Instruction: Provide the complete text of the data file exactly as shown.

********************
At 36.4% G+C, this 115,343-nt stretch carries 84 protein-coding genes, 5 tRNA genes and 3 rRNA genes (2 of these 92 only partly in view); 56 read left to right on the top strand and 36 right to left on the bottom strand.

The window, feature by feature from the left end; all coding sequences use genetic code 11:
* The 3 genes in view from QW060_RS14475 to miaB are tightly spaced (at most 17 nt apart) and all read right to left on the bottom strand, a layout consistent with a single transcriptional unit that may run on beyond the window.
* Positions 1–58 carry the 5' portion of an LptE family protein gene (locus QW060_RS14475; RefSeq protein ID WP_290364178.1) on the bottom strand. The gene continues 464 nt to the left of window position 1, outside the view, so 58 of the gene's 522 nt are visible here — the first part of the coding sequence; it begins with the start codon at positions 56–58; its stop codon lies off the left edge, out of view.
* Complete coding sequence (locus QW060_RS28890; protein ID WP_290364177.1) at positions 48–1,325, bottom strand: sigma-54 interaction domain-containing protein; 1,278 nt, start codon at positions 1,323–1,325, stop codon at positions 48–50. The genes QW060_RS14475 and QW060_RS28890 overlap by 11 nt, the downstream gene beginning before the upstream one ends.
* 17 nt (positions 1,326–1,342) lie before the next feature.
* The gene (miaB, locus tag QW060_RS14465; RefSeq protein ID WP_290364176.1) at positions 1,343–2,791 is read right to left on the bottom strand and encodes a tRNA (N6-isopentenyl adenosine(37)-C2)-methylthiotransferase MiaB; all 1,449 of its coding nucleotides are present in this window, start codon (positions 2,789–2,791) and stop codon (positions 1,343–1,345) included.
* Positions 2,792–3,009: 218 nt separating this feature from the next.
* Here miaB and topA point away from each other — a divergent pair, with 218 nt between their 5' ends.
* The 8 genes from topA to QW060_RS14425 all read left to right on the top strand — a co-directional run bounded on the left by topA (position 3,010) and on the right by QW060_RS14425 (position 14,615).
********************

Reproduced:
At 36.4% G+C, this 115,343-nt stretch carries 84 protein-coding genes, 5 tRNA genes and 3 rRNA genes (2 of these 92 only partly in view); 56 read left to right on the top strand and 36 right to left on the bottom strand.

The window, feature by feature from the left end; all coding sequences use genetic code 11:
* The 3 genes in view from QW060_RS14475 to miaB are tightly spaced (at most 17 nt apart) and all read right to left on the bottom strand, a layout consistent with a single transcriptional unit that may run on beyond the window.
* Positions 1–58 carry the 5' portion of an LptE family protein gene (locus QW060_RS14475; RefSeq protein ID WP_290364178.1) on the bottom strand. The gene continues 464 nt to the left of window position 1, outside the view, so 58 of the gene's 522 nt are visible here — the first part of the coding sequence; it begins with the start codon at positions 56–58; its stop codon lies off the left edge, out of view.
* Complete coding sequence (locus QW060_RS28890; protein ID WP_290364177.1) at positions 48–1,325, bottom strand: sigma-54 interaction domain-containing protein; 1,278 nt, start codon at positions 1,323–1,325, stop codon at positions 48–50. The genes QW060_RS14475 and QW060_RS28890 overlap by 11 nt, the downstream gene beginning before the upstream one ends.
* 17 nt (positions 1,326–1,342) lie before the next feature.
* The gene (miaB, locus tag QW060_RS14465; RefSeq protein ID WP_290364176.1) at positions 1,343–2,791 is read right to left on the bottom strand and encodes a tRNA (N6-isopentenyl adenosine(37)-C2)-methylthiotransferase MiaB; all 1,449 of its coding nucleotides are present in this window, start codon (positions 2,789–2,791) and stop codon (positions 1,343–1,345) included.
* Positions 2,792–3,009: 218 nt separating this feature from the next.
* Here miaB and topA point away from each other — a divergent pair, with 218 nt between their 5' ends.
* The 8 genes from topA to QW060_RS14425 all read left to right on the top strand — a co-directional run bounded on the left by topA (position 3,010) and on the right by QW060_RS14425 (position 14,615).